Kind regards,

Federica Maria Origo

Academic Editor

PLOS ONE

Additional Editor Comments (optional):

Reviewers' comments:

Reviewer's Responses to Questions

Comments to the Author

1. If the authors have adequately addressed your comments raised in a previous round of review and you feel that this manuscript is now acceptable for publication, you may indicate that here to bypass the “Comments to the Author” section, enter your conflict of interest statement in the “Confidential to Editor” section, and submit your "Accept" recommendation.

Reviewer #1: All comments have been addressed

Reviewer #2: All comments have been addressed

**********

2. Is the manuscript technically sound, and do the data support the conclusions?

The manuscript must describe a technically sound piece of scientific research with data that supports the conclusions. Experiments must have been conducted rigorously, with appropriate controls, replication, and sample sizes. The conclusions must be drawn appropriately based on the data presented.

Reviewer #1: (No Response)

Reviewer #2: Yes

**********

3. Has the statistical analysis been performed appropriately and rigorously?

Reviewer #1: (No Response)

Reviewer #2: Yes

**********

4. Have the authors made all data underlying the findings in their manuscript fully available?

The PLOS Data policy requires authors to make all data underlying the findings described in their manuscript fully available without restriction, with rare exception (please refer to the Data Availability Statement in the manuscript PDF file). The data should be provided as part of the manuscript or its supporting information, or deposited to a public repository. For example, in addition to summary statistics, the data points behind means, medians and variance measures should be available. If there are restrictions on publicly sharing data—e.g. participant privacy or use of data from a third party—those must be specified.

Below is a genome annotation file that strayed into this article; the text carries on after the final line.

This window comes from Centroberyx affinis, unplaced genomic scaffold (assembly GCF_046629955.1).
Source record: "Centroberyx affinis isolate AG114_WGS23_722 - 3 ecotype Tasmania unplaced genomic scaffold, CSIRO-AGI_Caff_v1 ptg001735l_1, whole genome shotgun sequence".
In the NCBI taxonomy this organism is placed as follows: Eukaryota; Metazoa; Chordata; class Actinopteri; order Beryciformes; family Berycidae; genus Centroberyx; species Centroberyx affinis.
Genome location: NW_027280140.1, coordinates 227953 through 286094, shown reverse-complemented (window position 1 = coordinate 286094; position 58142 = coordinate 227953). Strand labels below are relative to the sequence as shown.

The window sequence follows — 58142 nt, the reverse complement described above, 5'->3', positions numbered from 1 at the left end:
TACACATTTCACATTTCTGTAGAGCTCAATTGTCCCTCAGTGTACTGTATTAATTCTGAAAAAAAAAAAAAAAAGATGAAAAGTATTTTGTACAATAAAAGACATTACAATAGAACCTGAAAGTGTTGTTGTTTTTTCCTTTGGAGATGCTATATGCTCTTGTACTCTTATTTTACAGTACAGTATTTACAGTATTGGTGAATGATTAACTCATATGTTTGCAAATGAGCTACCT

Reviewer #1: (No Response)

Reviewer #2: Yes

**********

5. Is the manuscript presented in an intelligible fashion and written in standard English?

PLOS ONE does not copyedit accepted manuscripts, so the language in submitted articles must be clear, correct, and unambiguous. Any typographical or grammatical errors should be corrected at revision, so please note any specific errors here.

Reviewer #1: (No Response)

Reviewer #2: Yes

**********

6. Review Comments to the Author

Please use the space provided to explain your answers to the questions above. You may also include additional comments for the author, including concerns about dual publication, research ethics, or publication ethics. (Please upload your review as an attachment if it exceeds 20,000 characters)

Reviewer #1: (No Response)

Reviewer #2: (No Response)

**********

7. PLOS authors have the option to publish the peer review history of their article (what does this mean?). If published, this will include your full peer review and any attached files.

If you choose “no”, your identity will remain anonymous but your review may still be made public.

Do you want your identity to be public for this peer review? For information about this choice, including consent withdrawal, please see our Privacy Policy.